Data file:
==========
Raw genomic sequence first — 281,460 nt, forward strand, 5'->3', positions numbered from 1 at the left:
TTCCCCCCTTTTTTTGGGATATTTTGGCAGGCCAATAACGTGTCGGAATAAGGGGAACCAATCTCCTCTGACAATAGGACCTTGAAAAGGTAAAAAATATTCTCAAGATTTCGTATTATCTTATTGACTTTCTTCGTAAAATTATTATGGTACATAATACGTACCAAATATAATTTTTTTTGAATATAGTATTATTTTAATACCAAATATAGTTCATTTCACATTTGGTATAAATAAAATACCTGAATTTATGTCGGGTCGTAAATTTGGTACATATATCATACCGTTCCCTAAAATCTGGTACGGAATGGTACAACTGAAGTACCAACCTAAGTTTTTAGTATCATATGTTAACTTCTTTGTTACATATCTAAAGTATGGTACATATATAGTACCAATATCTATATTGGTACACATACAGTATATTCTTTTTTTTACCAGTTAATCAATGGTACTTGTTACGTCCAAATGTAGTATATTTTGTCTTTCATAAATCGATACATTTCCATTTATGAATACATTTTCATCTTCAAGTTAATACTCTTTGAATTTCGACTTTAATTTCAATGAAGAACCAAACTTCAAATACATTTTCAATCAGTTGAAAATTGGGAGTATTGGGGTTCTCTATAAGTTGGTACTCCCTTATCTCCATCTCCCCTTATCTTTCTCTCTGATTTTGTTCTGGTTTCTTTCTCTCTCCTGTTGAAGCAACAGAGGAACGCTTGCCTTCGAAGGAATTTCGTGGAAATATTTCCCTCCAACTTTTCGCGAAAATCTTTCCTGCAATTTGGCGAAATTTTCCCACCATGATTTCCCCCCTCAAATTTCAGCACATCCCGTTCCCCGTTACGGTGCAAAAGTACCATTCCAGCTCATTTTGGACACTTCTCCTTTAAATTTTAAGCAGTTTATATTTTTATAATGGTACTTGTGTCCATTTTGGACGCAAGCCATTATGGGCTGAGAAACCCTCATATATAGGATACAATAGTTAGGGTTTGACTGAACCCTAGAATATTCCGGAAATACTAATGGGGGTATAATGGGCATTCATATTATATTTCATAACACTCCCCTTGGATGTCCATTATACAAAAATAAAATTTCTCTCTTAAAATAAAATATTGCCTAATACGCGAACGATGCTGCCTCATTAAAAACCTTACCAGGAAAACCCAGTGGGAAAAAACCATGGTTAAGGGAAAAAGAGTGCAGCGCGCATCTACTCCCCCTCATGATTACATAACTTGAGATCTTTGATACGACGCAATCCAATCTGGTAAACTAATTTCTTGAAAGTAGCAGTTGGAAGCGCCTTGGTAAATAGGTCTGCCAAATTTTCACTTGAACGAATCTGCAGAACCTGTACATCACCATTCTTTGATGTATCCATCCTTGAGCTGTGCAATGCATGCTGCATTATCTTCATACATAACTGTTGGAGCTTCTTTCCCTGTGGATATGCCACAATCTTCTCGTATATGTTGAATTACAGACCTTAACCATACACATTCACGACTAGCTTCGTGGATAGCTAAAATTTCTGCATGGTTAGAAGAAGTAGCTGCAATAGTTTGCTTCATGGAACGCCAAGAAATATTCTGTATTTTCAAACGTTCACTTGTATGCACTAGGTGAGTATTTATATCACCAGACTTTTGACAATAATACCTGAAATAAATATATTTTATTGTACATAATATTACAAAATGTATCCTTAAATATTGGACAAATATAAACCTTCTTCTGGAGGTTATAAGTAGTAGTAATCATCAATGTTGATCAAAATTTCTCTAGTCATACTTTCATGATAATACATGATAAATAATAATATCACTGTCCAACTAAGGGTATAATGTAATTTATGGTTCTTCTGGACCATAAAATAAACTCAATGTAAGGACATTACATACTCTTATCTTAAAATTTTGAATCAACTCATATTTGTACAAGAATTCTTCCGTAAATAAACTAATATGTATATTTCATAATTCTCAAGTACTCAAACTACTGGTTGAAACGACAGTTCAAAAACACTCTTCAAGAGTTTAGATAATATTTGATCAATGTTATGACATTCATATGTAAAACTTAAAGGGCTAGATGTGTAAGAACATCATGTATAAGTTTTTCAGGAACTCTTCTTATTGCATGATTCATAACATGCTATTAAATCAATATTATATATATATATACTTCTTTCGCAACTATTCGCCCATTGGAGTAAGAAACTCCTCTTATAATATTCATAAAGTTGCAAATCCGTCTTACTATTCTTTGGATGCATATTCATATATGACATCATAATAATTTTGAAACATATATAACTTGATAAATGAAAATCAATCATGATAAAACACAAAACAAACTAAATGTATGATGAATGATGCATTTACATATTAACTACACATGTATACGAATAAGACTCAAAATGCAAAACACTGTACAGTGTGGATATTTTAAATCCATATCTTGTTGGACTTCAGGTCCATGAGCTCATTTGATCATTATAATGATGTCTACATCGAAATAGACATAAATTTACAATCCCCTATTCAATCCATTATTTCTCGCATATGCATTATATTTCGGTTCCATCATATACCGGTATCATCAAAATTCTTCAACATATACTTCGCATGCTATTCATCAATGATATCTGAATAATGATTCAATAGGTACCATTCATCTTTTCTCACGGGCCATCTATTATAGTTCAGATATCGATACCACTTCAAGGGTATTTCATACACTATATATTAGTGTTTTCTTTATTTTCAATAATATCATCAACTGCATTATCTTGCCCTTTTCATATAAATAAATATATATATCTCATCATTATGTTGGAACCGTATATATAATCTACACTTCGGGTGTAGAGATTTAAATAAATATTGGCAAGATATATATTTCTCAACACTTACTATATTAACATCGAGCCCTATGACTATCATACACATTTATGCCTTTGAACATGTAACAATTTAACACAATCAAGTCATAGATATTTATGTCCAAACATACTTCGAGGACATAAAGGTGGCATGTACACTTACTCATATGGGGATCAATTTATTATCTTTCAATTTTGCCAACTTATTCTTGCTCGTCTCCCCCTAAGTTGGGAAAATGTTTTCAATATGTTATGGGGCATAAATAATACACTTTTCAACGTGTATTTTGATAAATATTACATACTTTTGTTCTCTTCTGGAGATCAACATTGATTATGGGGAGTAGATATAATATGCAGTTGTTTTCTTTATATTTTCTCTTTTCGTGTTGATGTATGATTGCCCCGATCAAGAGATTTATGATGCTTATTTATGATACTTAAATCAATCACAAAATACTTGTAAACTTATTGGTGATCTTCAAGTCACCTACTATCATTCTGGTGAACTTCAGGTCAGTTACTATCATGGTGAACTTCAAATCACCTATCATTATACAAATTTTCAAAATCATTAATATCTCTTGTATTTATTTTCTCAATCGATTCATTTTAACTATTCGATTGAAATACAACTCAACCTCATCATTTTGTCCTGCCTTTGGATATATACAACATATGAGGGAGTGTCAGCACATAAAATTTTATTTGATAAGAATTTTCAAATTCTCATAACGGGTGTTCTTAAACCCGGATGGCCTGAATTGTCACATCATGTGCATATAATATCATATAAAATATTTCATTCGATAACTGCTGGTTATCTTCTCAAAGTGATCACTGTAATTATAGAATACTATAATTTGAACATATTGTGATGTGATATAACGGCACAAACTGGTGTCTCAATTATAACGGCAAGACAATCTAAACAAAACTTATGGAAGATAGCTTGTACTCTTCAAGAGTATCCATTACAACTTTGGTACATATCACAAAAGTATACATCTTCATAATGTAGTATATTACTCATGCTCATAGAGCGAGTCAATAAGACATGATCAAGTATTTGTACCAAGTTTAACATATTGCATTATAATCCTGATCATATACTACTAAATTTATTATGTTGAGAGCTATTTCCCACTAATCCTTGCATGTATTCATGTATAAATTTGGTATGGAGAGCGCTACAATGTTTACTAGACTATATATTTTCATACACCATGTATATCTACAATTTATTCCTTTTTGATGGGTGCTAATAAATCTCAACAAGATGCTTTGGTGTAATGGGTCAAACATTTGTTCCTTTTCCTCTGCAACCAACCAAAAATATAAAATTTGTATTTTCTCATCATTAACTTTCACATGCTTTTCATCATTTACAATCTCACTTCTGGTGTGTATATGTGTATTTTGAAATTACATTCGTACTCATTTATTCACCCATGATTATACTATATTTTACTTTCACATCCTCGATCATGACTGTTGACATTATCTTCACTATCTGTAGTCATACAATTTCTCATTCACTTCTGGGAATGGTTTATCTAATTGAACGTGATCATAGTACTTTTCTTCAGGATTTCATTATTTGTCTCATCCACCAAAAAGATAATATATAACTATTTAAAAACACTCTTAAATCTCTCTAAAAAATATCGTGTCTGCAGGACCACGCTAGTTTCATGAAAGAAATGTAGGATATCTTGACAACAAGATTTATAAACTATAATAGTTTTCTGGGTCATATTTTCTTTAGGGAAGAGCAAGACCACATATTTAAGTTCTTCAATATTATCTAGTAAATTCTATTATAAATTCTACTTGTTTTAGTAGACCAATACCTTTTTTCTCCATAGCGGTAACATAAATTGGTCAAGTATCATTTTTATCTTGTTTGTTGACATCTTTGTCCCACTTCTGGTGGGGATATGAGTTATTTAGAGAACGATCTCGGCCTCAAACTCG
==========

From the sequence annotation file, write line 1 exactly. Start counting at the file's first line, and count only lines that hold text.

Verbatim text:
Raw genomic sequence first — 281,460 nt, forward strand, 5'->3', positions numbered from 1 at the left: